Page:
Threading Echoes is a work being developed by Shion Skye Carter, and her collaborators Mayumi Lashbrook and Hitoko Okada. They recently took over AGO’s Walker Court for two public rehearsals where they presented “a unique opportunity to see the history of shifu, a time-honoured, hands-on textile practice from sixth-century Japan, through contemporary dance.” (see Open Rehearsal, AGO).
This is a picture I took in response to what I heard and think the artists were doing by situating themselves underneath the assuming architectural staircase designed by Frank Gehry (see A Spiral Legacy, AGO), in the architecture of Walker Court, named after Sir Edmund Walker, a philanthropist and banker, and first president of the museum until his death in 1924 (see #RetroAGO).
Walker Court was originally designed as a central space to emulate the European style of museum courtyards that display sculptures. Today, this recessed inner sanctum remains largely an open concept space to allow for a range of durational activities. The perimeter’s gallery walk permanently displays sculptures by artists from Inuit backgrounds. It is also the space where donor walls on the south, east and west face inward toward Walker Court. They remind us that Walker Court while seemingly “open air” is literally cloaked in a display of colonial and financial power. Inside the Walker Court are The Seven Grandfathers, a work of Robert Houle, installed in 2014 (see AGO Inside). The information panel is placed inside the Walker Court at eye level, while the drums, situated up high on the walls, resonate in their relational stories, colours, and complicated context. They require of us humility, to listen, think, engage.
Threading Echoes is a work that has been in the making over this past year. The artists have come together through residencies at the AGO and previously at Banff. We have had cumulative moments of remote, virtual and in person gathering, thinking and planning. They have engaged the institution and have also engaged outside institutional frameworks. That said, the artists have collaborated while respectively living in Vancouver, Hamilton and Toronto, while doing art and life.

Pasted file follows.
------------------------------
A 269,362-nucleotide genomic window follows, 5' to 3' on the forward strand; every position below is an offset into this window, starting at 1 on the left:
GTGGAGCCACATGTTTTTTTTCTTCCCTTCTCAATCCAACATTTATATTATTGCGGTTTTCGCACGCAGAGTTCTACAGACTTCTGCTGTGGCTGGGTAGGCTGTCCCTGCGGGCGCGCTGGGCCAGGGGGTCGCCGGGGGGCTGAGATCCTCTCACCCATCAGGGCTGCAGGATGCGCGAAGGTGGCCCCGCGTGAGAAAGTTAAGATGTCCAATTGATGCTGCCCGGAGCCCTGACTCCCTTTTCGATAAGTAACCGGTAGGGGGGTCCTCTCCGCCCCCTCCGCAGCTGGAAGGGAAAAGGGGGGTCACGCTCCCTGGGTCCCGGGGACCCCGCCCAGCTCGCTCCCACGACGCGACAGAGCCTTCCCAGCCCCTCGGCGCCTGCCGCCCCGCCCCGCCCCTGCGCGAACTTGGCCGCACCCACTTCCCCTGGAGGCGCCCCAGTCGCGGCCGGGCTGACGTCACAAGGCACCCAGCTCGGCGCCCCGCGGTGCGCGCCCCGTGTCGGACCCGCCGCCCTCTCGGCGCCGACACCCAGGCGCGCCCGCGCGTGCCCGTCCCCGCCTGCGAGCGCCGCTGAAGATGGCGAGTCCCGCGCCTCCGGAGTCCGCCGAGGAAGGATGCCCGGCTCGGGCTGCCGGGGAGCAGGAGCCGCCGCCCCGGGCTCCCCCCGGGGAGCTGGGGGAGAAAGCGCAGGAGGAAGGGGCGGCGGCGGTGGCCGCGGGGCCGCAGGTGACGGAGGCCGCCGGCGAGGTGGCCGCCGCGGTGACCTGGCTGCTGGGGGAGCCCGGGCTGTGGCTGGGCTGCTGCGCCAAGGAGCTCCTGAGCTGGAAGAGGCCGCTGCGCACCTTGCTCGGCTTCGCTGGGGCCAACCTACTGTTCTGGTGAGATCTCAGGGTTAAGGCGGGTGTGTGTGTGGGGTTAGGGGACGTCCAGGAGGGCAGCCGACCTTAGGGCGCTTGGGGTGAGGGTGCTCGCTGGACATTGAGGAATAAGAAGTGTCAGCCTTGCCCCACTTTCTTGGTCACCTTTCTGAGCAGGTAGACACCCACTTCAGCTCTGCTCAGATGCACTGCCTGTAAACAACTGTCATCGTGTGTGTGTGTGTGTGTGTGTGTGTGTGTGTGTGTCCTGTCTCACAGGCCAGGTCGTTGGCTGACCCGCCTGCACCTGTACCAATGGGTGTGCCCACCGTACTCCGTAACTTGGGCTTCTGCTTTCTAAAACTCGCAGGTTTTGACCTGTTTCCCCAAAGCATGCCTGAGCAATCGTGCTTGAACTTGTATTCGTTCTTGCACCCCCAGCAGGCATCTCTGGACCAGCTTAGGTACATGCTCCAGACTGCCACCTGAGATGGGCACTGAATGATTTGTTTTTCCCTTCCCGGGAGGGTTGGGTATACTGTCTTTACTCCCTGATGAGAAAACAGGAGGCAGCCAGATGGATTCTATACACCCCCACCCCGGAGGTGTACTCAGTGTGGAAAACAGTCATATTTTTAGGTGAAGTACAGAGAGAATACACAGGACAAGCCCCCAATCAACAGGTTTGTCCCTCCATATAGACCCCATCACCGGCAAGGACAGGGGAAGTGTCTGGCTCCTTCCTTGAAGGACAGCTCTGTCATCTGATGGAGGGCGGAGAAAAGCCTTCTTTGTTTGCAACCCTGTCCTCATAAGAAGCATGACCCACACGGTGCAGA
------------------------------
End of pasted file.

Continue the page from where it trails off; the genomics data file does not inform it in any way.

The AGO’s residency theme this year is “friendships near and far,” wherein I learn and relearned through our artist collaborators and colleagues that engagement requires negotiation, both space, time and conceptual barriers to give, while also yielding to institutional deadlines, web builds and annual reports. But also the idea of abiding with… such as, in due time, and at the right place…
Threading Echoes combines both object-making and dance-performance, entwining and embodying themselves as both action-movement and artefact-making. The artists’ proposed final work for the AGO residency is a film that will capture through a sequence of edit shots this movement-making dialogue, in dialogue too with the architecture of Walker Court. Okada tells me the institutional trauma of a space such as Walker Court is part of what and why this radiates out and up in circular movements of weaving and dancing. I offer that their work echoes Byung Chul-Han’s The Scent of Time: A philosophical Essay on the Art of Lingering (2017/21). Like incense, he suggests that time moves upward in a non-linear billowy multi-sensorial fashion. Letting go, falling down, rising up, pushing off, gathering up: these are all gestures performed in their open rehearsal.